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  • Writer's pictureSarah Ruivivar

Camera Giants Tackle Deepfakes with Digital Signatures

📸 ModelProp / Midjourney

The world of photography is set to get a whole lot more secure, thanks to a collaborative effort from Nikon, Sony, and Canon. These camera manufacturing giants have been secretly developing a new technology that uses "tamper-resistant" digital signatures to differentiate real photos from those generated by AI.

This innovative technology is a response to the growing threat of deepfakes, sophisticated fake images created by AI algorithms. The digital signatures attached to photos will include crucial information like date, time, location, and even the identity of the photographer. This adherence to a "global standard" adopted by the three manufacturers will provide a new level of security for companies and news organisations.

The technology is expected to be integrated into new or recent camera models by 2024, according to Nikkei Asia. In addition, the companies will launch a free web-based "Verify" service. This tool will display the embedded credentials for images with a digital signature. If an image has been tampered with or generated by AI, the tool will indicate "No Credentials."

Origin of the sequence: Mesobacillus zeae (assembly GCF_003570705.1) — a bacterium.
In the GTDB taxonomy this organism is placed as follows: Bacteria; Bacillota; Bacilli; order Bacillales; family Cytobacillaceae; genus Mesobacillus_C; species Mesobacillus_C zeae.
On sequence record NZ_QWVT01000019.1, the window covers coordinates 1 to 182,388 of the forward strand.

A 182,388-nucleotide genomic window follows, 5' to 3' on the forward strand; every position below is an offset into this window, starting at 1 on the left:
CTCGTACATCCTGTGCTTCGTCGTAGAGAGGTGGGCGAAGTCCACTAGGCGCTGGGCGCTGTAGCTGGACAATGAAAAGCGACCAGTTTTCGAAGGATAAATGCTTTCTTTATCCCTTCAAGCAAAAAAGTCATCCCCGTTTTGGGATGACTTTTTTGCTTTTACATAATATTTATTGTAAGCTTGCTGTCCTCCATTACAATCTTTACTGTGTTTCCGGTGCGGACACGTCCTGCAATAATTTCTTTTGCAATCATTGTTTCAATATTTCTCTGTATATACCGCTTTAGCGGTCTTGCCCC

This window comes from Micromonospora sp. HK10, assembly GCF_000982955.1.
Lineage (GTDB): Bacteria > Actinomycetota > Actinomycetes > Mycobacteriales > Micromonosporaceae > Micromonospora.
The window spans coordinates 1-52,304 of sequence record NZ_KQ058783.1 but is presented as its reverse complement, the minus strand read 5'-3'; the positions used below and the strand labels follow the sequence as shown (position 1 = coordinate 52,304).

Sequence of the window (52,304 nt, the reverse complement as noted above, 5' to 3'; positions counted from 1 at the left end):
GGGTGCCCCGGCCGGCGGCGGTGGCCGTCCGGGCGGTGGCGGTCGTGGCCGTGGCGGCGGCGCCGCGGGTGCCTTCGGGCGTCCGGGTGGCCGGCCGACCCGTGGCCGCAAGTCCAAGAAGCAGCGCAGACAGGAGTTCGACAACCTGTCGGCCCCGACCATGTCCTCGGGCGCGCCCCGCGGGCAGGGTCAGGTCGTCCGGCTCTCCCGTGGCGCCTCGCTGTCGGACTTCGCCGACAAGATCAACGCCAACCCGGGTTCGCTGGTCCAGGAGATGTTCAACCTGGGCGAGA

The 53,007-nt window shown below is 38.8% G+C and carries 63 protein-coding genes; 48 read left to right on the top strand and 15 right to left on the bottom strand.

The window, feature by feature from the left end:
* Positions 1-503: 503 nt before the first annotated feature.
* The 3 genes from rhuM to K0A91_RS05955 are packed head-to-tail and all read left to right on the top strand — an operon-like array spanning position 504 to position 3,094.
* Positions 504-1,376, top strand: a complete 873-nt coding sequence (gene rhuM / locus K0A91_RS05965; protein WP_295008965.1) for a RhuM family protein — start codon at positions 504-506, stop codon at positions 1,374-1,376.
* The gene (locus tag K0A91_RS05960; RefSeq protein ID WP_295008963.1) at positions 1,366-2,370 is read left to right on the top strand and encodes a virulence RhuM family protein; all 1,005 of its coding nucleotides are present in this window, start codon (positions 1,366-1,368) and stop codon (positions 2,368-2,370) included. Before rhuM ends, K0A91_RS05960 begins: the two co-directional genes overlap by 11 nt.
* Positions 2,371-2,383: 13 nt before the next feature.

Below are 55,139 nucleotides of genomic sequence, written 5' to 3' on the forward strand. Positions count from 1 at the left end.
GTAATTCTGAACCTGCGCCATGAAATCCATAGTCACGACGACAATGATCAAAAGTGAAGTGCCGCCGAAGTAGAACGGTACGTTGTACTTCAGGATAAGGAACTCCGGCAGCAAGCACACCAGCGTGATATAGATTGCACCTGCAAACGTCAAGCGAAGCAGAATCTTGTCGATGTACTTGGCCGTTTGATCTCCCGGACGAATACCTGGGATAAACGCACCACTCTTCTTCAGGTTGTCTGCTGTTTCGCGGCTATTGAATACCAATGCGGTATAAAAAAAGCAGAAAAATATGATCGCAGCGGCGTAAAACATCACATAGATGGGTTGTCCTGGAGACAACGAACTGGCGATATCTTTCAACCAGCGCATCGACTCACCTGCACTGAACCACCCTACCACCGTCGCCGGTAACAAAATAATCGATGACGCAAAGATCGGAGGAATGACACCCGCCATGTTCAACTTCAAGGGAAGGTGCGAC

Given that Japanese manufacturers control approximately 90% of the global camera market, this digital signature technology is set to become a widely adopted solution for image authentication. Sony plans to incorporate the technology into three professional-grade mirrorless SLR cameras through firmware updates in the spring.

The rise of generative AI services has led to an increase in sophisticated deepfake content. In response, various countermeasures are being developed. Google has introduced a tool that embeds "invisible" watermarks in AI-generated images, while Intel has developed a solution that assesses image authenticity by analysing changes in skin colour. Adobe is also collaborating with Leica to support Content Credentials, a signature-based security feature.

With these new developments, the future of photography is looking brighter and more secure. So, the next time you snap a picture, you can be confident that your work will be safeguarded against the threat of AI-generated fakes.

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